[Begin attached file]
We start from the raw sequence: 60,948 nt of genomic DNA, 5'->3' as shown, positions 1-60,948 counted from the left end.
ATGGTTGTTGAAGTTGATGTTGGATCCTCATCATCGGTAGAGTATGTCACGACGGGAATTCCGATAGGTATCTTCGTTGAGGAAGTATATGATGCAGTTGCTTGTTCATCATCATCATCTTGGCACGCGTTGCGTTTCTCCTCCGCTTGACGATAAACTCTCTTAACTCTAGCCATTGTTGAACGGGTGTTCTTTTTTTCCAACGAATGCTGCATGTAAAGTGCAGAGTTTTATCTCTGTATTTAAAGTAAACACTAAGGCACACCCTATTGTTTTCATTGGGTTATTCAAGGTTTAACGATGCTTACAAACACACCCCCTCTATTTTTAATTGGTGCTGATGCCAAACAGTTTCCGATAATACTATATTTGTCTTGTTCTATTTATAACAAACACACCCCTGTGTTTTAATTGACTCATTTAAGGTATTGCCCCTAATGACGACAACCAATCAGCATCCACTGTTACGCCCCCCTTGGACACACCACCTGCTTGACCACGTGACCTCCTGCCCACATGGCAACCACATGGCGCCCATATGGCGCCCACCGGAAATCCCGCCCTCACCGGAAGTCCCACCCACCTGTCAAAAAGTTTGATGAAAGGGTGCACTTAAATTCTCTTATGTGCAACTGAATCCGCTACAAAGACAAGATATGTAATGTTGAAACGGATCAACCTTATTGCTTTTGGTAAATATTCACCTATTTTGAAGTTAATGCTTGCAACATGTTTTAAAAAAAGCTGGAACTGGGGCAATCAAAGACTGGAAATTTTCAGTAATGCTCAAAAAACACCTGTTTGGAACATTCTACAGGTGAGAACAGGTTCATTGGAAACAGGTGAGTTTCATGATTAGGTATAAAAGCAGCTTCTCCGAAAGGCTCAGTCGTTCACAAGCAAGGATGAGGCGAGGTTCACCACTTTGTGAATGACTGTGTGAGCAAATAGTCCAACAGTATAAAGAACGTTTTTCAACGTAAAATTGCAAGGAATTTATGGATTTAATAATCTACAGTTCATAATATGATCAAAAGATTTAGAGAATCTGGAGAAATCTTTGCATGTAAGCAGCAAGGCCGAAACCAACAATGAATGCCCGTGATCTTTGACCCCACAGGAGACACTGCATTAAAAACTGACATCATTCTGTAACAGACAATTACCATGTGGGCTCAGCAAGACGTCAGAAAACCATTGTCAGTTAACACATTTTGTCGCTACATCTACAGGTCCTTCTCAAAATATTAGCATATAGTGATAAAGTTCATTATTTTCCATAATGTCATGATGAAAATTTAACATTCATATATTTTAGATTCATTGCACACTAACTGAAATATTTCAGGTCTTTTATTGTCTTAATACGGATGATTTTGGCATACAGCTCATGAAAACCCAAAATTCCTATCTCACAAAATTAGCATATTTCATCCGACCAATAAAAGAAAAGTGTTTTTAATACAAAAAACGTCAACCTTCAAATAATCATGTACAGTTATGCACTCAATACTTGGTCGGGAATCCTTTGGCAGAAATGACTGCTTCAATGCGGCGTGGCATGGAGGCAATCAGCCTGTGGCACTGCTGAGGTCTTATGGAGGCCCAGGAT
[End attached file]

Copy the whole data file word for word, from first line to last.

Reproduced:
We start from the raw sequence: 60,948 nt of genomic DNA, 5'->3' as shown, positions 1-60,948 counted from the left end.
ATGGTTGTTGAAGTTGATGTTGGATCCTCATCATCGGTAGAGTATGTCACGACGGGAATTCCGATAGGTATCTTCGTTGAGGAAGTATATGATGCAGTTGCTTGTTCATCATCATCATCTTGGCACGCGTTGCGTTTCTCCTCCGCTTGACGATAAACTCTCTTAACTCTAGCCATTGTTGAACGGGTGTTCTTTTTTTCCAACGAATGCTGCATGTAAAGTGCAGAGTTTTATCTCTGTATTTAAAGTAAACACTAAGGCACACCCTATTGTTTTCATTGGGTTATTCAAGGTTTAACGATGCTTACAAACACACCCCCTCTATTTTTAATTGGTGCTGATGCCAAACAGTTTCCGATAATACTATATTTGTCTTGTTCTATTTATAACAAACACACCCCTGTGTTTTAATTGACTCATTTAAGGTATTGCCCCTAATGACGACAACCAATCAGCATCCACTGTTACGCCCCCCTTGGACACACCACCTGCTTGACCACGTGACCTCCTGCCCACATGGCAACCACATGGCGCCCATATGGCGCCCACCGGAAATCCCGCCCTCACCGGAAGTCCCACCCACCTGTCAAAAAGTTTGATGAAAGGGTGCACTTAAATTCTCTTATGTGCAACTGAATCCGCTACAAAGACAAGATATGTAATGTTGAAACGGATCAACCTTATTGCTTTTGGTAAATATTCACCTATTTTGAAGTTAATGCTTGCAACATGTTTTAAAAAAAGCTGGAACTGGGGCAATCAAAGACTGGAAATTTTCAGTAATGCTCAAAAAACACCTGTTTGGAACATTCTACAGGTGAGAACAGGTTCATTGGAAACAGGTGAGTTTCATGATTAGGTATAAAAGCAGCTTCTCCGAAAGGCTCAGTCGTTCACAAGCAAGGATGAGGCGAGGTTCACCACTTTGTGAATGACTGTGTGAGCAAATAGTCCAACAGTATAAAGAACGTTTTTCAACGTAAAATTGCAAGGAATTTATGGATTTAATAATCTACAGTTCATAATATGATCAAAAGATTTAGAGAATCTGGAGAAATCTTTGCATGTAAGCAGCAAGGCCGAAACCAACAATGAATGCCCGTGATCTTTGACCCCACAGGAGACACTGCATTAAAAACTGACATCATTCTGTAACAGACAATTACCATGTGGGCTCAGCAAGACGTCAGAAAACCATTGTCAGTTAACACATTTTGTCGCTACATCTACAGGTCCTTCTCAAAATATTAGCATATAGTGATAAAGTTCATTATTTTCCATAATGTCATGATGAAAATTTAACATTCATATATTTTAGATTCATTGCACACTAACTGAAATATTTCAGGTCTTTTATTGTCTTAATACGGATGATTTTGGCATACAGCTCATGAAAACCCAAAATTCCTATCTCACAAAATTAGCATATTTCATCCGACCAATAAAAGAAAAGTGTTTTTAATACAAAAAACGTCAACCTTCAAATAATCATGTACAGTTATGCACTCAATACTTGGTCGGGAATCCTTTGGCAGAAATGACTGCTTCAATGCGGCGTGGCATGGAGGCAATCAGCCTGTGGCACTGCTGAGGTCTTATGGAGGCCCAGGAT